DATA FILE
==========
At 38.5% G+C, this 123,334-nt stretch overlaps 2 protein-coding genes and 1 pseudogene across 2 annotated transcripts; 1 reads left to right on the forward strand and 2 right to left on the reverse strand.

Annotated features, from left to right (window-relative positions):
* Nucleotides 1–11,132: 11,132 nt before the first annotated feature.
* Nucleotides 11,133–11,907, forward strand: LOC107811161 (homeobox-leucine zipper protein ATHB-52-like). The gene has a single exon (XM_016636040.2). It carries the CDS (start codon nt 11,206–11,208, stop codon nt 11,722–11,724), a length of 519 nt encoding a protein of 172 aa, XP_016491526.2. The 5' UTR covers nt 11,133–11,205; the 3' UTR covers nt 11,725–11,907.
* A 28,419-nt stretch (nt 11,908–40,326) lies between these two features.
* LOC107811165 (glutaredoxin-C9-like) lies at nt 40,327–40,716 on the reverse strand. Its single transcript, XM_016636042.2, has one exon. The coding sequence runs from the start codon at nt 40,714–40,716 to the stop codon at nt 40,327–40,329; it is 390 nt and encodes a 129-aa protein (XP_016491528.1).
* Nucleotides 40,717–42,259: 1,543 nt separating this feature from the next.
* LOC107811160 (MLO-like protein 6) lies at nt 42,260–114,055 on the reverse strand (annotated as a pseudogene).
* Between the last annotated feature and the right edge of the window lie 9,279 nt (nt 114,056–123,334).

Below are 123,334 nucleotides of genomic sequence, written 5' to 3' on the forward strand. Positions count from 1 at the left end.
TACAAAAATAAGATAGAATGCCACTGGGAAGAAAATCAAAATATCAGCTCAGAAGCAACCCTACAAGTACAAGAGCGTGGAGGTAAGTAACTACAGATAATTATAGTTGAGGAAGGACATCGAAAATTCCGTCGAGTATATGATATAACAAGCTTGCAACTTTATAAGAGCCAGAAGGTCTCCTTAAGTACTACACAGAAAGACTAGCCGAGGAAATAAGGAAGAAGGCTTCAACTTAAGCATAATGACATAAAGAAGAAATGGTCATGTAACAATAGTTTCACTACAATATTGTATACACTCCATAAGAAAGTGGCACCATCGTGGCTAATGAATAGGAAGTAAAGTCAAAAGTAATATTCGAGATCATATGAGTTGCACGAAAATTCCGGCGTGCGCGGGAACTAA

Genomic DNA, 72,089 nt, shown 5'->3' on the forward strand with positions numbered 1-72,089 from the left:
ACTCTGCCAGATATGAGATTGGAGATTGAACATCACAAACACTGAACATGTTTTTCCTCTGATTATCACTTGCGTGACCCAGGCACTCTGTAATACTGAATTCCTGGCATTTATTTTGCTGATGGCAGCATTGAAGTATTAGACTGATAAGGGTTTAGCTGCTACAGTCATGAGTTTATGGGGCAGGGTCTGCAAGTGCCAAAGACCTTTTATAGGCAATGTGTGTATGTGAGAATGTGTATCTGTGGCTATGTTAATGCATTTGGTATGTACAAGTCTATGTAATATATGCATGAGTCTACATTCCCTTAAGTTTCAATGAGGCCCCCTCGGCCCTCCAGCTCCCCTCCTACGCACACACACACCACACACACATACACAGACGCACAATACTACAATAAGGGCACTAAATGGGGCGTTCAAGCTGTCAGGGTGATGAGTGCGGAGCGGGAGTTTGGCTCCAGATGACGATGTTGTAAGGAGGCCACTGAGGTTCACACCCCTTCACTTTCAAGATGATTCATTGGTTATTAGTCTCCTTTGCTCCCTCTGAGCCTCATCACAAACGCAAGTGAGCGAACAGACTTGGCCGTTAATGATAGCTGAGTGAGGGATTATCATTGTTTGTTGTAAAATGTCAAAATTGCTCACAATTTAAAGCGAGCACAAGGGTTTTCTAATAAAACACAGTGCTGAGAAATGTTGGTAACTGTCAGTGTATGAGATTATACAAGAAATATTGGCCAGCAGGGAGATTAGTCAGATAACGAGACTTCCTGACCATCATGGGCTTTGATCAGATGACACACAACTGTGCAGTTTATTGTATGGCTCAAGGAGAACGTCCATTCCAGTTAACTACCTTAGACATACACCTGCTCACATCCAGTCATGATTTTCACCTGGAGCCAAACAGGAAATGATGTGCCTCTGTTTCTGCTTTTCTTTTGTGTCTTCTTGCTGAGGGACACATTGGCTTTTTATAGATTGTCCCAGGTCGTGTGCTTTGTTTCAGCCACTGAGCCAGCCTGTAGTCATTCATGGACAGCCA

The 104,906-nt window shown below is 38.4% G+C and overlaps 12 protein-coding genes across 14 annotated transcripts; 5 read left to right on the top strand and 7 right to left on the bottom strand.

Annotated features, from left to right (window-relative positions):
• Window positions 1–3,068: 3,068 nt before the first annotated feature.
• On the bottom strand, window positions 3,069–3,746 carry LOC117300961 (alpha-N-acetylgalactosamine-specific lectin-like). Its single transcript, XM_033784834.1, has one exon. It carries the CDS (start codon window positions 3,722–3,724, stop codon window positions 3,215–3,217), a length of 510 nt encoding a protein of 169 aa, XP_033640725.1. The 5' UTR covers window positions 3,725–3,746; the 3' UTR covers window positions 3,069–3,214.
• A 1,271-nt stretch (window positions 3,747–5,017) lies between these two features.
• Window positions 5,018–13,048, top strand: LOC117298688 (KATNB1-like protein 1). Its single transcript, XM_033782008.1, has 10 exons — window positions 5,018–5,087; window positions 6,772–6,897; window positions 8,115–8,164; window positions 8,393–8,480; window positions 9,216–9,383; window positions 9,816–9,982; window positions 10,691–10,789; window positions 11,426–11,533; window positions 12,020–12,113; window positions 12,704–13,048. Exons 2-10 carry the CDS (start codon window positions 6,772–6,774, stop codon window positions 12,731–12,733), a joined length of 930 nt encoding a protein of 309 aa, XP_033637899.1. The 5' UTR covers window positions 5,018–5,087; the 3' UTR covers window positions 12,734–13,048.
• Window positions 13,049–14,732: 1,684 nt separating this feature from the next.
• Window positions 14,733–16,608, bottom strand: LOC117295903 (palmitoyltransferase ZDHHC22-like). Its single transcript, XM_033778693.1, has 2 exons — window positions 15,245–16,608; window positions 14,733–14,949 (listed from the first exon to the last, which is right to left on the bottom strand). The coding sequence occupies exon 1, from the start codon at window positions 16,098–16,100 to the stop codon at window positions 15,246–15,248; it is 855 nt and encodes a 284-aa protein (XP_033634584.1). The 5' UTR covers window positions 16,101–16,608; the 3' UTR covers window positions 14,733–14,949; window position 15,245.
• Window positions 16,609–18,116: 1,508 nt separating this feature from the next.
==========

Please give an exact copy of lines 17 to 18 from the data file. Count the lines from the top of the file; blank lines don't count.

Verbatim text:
• On the bottom strand, window positions 3,069–3,746 carry LOC117300961 (alpha-N-acetylgalactosamine-specific lectin-like). Its single transcript, XM_033784834.1, has one exon. It carries the CDS (start codon window positions 3,722–3,724, stop codon window positions 3,215–3,217), a length of 510 nt encoding a protein of 169 aa, XP_033640725.1. The 5' UTR covers window positions 3,725–3,746; the 3' UTR covers window positions 3,069–3,214.
• A 1,271-nt stretch (window positions 3,747–5,017) lies between these two features.